Not that I can do it, but some can:
The phenomenon of highly superior autobiographical memory -- first documented
in 2006 by UCI neurobiologist James McGaugh and colleagues in a woman identified
as "AJ" -- has been profiled on CBS's "60 Minutes" and in hundreds of other
media outlets. But a new paper in the peer-reviewed journal Neurobiology of
Learning & Memory's July issue offers the first scientific findings
about nearly a dozen people with this uncanny ability.
All had variations in nine structures of their brains compared to those of
control subjects, including more robust white matter linking the middle and
front parts. Most of the differences were in areas known to be linked to
autobiographical memory, "so we're getting a descriptive, coherent story of
what's going on," said lead author Aurora LePort, a doctoral candidate at UCI's
Center for the Neurobiology of Learning & Memory.
Surprisingly, the people with stellar autobiographical memory did not score
higher on routine laboratory memory tests or when asked to use rote memory aids.
Yet when it came to public or private events that occurred after age 10½, "they
were remarkably better at recalling the details of their lives," said McGaugh,
senior author on the new work.
"These are not memory experts across the board. They're 180 degrees different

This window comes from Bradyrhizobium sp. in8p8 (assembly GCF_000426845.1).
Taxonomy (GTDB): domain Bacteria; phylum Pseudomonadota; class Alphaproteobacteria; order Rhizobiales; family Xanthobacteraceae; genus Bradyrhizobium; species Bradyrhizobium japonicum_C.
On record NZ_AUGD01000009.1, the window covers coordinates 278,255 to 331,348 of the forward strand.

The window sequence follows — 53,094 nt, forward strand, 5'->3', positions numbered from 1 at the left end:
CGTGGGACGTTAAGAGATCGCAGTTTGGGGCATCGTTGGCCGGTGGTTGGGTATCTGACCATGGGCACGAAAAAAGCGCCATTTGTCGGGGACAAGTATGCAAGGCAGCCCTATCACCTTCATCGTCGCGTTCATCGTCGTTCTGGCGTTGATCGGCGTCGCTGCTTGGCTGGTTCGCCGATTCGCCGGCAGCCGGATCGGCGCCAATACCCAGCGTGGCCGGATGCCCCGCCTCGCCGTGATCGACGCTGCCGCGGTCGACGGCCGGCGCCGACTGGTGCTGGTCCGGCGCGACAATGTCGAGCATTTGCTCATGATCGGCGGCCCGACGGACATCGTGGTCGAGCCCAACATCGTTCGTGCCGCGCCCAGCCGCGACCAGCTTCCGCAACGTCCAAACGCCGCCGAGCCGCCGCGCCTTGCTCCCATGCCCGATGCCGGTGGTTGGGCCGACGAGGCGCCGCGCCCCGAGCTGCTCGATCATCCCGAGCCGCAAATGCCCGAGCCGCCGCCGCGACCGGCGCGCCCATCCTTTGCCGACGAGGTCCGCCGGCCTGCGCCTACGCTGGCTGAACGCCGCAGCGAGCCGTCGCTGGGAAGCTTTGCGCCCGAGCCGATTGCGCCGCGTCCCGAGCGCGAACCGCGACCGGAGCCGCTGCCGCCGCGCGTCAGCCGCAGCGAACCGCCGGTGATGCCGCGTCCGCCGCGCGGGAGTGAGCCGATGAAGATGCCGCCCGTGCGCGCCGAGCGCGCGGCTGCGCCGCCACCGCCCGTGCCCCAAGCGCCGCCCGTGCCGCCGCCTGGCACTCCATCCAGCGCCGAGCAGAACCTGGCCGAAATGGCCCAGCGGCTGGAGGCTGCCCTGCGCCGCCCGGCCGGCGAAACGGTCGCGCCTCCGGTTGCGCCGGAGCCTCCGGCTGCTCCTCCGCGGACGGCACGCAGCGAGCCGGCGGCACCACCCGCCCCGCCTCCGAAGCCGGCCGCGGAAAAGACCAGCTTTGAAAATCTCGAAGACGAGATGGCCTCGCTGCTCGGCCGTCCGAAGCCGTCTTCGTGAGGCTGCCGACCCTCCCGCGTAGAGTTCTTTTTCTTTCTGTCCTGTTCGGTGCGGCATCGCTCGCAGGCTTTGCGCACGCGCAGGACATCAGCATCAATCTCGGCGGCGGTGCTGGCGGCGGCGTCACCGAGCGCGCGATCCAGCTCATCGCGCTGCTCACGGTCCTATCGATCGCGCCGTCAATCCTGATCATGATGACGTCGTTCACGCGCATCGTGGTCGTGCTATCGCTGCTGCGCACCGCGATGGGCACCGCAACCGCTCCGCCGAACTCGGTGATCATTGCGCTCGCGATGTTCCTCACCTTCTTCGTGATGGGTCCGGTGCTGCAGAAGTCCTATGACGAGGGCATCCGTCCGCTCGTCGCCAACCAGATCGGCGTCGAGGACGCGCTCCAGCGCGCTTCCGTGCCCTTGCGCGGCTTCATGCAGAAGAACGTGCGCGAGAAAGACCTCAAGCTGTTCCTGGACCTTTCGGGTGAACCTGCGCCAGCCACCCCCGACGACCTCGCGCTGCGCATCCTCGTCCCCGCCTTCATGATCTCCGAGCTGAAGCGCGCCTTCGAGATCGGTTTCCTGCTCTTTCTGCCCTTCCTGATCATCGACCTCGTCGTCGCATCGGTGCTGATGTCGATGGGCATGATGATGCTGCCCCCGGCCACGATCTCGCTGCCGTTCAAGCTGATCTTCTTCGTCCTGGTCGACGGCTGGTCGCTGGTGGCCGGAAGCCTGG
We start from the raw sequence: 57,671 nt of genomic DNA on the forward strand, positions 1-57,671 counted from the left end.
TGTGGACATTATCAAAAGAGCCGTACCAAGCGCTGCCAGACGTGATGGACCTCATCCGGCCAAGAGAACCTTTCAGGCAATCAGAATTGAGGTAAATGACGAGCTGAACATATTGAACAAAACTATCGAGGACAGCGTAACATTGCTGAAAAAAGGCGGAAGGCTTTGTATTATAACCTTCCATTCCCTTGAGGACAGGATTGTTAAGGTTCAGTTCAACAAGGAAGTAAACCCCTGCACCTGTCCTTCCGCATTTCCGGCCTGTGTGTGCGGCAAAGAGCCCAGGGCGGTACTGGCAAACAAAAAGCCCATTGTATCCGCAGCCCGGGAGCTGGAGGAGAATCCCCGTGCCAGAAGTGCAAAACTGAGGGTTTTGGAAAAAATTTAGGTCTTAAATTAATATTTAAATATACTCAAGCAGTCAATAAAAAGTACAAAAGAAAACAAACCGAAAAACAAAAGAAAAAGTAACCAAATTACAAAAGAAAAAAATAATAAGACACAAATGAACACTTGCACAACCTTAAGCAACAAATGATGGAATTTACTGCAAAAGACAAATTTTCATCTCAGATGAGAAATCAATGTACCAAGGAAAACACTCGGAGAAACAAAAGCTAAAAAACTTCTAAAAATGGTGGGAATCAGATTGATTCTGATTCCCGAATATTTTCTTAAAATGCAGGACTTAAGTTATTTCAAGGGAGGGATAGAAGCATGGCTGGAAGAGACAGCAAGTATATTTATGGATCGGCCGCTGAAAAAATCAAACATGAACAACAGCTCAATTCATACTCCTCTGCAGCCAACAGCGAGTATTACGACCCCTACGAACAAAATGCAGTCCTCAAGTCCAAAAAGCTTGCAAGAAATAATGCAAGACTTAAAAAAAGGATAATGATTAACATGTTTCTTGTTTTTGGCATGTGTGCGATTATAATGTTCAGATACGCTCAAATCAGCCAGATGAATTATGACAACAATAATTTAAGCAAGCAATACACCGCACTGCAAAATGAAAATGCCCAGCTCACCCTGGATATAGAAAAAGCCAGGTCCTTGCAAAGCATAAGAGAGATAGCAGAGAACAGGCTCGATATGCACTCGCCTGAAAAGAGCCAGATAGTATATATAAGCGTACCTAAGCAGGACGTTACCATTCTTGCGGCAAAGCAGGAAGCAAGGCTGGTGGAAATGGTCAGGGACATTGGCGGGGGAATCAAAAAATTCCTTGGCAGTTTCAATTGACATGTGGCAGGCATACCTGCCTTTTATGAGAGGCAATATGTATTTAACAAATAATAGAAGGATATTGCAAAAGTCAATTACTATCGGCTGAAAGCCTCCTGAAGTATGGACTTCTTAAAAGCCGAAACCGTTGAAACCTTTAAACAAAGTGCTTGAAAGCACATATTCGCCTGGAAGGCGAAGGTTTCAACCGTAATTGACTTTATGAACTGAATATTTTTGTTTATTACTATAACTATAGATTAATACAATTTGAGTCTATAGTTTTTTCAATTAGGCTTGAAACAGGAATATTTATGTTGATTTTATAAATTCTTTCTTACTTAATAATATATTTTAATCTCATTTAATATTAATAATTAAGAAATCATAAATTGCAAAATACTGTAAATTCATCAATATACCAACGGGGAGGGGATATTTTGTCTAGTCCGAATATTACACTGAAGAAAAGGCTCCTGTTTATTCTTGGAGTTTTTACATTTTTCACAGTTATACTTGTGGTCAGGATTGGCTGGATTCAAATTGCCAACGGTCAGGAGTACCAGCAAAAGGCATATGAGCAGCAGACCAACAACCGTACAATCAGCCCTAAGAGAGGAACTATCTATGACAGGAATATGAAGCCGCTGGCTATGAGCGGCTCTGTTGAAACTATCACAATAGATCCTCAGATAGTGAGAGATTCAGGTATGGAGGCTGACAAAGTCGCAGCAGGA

from the usual memory champions who can memorize pi to a large degree or other
long strings of numbers," LePort noted. "It makes the project that much more
interesting; it really shows we are homing in on a specific form of memory."
She said interviewing the subjects was "baffling. You give them a date, and
their response is immediate. The day of the week just comes out of their minds;
they don't even think about it. They can do this for so many dates, and they're
99 percent accurate. It never gets old."
The study also found statistically significant evidence of
obsessive-compulsive tendencies among the group, but the authors do not yet know
if or how this aids recollection. Many of the individuals have large, minutely
catalogued collections of some sort, such as magazines, videos, shoes, stamps or